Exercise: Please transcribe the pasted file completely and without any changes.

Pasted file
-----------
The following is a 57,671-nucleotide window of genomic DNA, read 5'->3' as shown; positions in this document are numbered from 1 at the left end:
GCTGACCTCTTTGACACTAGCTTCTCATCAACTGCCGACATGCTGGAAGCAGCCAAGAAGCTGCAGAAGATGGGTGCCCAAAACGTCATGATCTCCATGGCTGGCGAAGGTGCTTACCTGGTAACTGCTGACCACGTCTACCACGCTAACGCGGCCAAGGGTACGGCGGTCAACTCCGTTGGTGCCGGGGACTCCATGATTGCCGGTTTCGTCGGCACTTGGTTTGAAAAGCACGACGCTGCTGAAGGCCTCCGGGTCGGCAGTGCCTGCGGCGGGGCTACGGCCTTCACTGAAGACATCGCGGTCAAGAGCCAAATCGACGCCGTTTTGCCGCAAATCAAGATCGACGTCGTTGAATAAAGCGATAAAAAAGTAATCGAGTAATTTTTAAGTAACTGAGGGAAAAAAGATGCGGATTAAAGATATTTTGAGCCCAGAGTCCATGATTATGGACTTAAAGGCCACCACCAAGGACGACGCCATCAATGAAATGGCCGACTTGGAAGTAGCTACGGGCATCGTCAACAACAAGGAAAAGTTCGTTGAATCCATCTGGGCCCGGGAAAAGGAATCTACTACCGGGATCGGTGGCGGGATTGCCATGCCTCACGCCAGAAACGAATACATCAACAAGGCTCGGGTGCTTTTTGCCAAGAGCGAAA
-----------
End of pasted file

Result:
The following is a 57,671-nucleotide window of genomic DNA, read 5'->3' as shown; positions in this document are numbered from 1 at the left end:
GCTGACCTCTTTGACACTAGCTTCTCATCAACTGCCGACATGCTGGAAGCAGCCAAGAAGCTGCAGAAGATGGGTGCCCAAAACGTCATGATCTCCATGGCTGGCGAAGGTGCTTACCTGGTAACTGCTGACCACGTCTACCACGCTAACGCGGCCAAGGGTACGGCGGTCAACTCCGTTGGTGCCGGGGACTCCATGATTGCCGGTTTCGTCGGCACTTGGTTTGAAAAGCACGACGCTGCTGAAGGCCTCCGGGTCGGCAGTGCCTGCGGCGGGGCTACGGCCTTCACTGAAGACATCGCGGTCAAGAGCCAAATCGACGCCGTTTTGCCGCAAATCAAGATCGACGTCGTTGAATAAAGCGATAAAAAAGTAATCGAGTAATTTTTAAGTAACTGAGGGAAAAAAGATGCGGATTAAAGATATTTTGAGCCCAGAGTCCATGATTATGGACTTAAAGGCCACCACCAAGGACGACGCCATCAATGAAATGGCCGACTTGGAAGTAGCTACGGGCATCGTCAACAACAAGGAAAAGTTCGTTGAATCCATCTGGGCCCGGGAAAAGGAATCTACTACCGGGATCGGTGGCGGGATTGCCATGCCTCACGCCAGAAACGAATACATCAACAAGGCTCGGGTGCTTTTTGCCAAGAGCGAAA